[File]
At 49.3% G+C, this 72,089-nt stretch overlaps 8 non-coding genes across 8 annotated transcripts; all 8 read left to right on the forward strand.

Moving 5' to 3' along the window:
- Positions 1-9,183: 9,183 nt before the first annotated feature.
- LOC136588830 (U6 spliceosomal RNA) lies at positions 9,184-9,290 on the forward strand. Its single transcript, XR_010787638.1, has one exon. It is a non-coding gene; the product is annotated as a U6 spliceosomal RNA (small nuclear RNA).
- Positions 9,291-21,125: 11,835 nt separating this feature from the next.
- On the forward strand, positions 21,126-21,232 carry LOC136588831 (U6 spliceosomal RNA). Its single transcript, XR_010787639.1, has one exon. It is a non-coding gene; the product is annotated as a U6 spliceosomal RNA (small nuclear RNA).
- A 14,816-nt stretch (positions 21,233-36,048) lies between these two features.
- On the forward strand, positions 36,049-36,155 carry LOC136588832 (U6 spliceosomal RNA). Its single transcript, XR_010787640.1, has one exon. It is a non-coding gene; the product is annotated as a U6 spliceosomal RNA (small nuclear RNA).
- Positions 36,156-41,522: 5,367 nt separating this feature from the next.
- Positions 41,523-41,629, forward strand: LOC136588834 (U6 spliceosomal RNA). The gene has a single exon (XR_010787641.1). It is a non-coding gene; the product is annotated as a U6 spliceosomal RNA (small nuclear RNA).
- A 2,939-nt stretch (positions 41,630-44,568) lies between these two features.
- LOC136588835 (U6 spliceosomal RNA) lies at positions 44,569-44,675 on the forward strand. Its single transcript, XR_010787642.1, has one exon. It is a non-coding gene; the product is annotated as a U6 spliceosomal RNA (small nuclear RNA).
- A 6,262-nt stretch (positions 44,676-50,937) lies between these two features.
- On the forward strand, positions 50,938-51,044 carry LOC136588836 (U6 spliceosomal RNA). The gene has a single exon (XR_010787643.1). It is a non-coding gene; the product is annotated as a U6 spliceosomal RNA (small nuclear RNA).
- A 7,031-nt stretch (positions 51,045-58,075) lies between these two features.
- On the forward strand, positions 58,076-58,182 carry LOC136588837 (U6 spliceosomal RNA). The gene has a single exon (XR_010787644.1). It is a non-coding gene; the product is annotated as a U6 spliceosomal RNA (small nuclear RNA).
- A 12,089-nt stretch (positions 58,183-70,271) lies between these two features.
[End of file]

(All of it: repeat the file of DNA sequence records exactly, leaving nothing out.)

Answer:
At 49.3% G+C, this 72,089-nt stretch overlaps 8 non-coding genes across 8 annotated transcripts; all 8 read left to right on the forward strand.

Moving 5' to 3' along the window:
- Positions 1-9,183: 9,183 nt before the first annotated feature.
- LOC136588830 (U6 spliceosomal RNA) lies at positions 9,184-9,290 on the forward strand. Its single transcript, XR_010787638.1, has one exon. It is a non-coding gene; the product is annotated as a U6 spliceosomal RNA (small nuclear RNA).
- Positions 9,291-21,125: 11,835 nt separating this feature from the next.
- On the forward strand, positions 21,126-21,232 carry LOC136588831 (U6 spliceosomal RNA). Its single transcript, XR_010787639.1, has one exon. It is a non-coding gene; the product is annotated as a U6 spliceosomal RNA (small nuclear RNA).
- A 14,816-nt stretch (positions 21,233-36,048) lies between these two features.
- On the forward strand, positions 36,049-36,155 carry LOC136588832 (U6 spliceosomal RNA). Its single transcript, XR_010787640.1, has one exon. It is a non-coding gene; the product is annotated as a U6 spliceosomal RNA (small nuclear RNA).
- Positions 36,156-41,522: 5,367 nt separating this feature from the next.
- Positions 41,523-41,629, forward strand: LOC136588834 (U6 spliceosomal RNA). The gene has a single exon (XR_010787641.1). It is a non-coding gene; the product is annotated as a U6 spliceosomal RNA (small nuclear RNA).
- A 2,939-nt stretch (positions 41,630-44,568) lies between these two features.
- LOC136588835 (U6 spliceosomal RNA) lies at positions 44,569-44,675 on the forward strand. Its single transcript, XR_010787642.1, has one exon. It is a non-coding gene; the product is annotated as a U6 spliceosomal RNA (small nuclear RNA).
- A 6,262-nt stretch (positions 44,676-50,937) lies between these two features.
- On the forward strand, positions 50,938-51,044 carry LOC136588836 (U6 spliceosomal RNA). The gene has a single exon (XR_010787643.1). It is a non-coding gene; the product is annotated as a U6 spliceosomal RNA (small nuclear RNA).
- A 7,031-nt stretch (positions 51,045-58,075) lies between these two features.
- On the forward strand, positions 58,076-58,182 carry LOC136588837 (U6 spliceosomal RNA). The gene has a single exon (XR_010787644.1). It is a non-coding gene; the product is annotated as a U6 spliceosomal RNA (small nuclear RNA).
- A 12,089-nt stretch (positions 58,183-70,271) lies between these two features.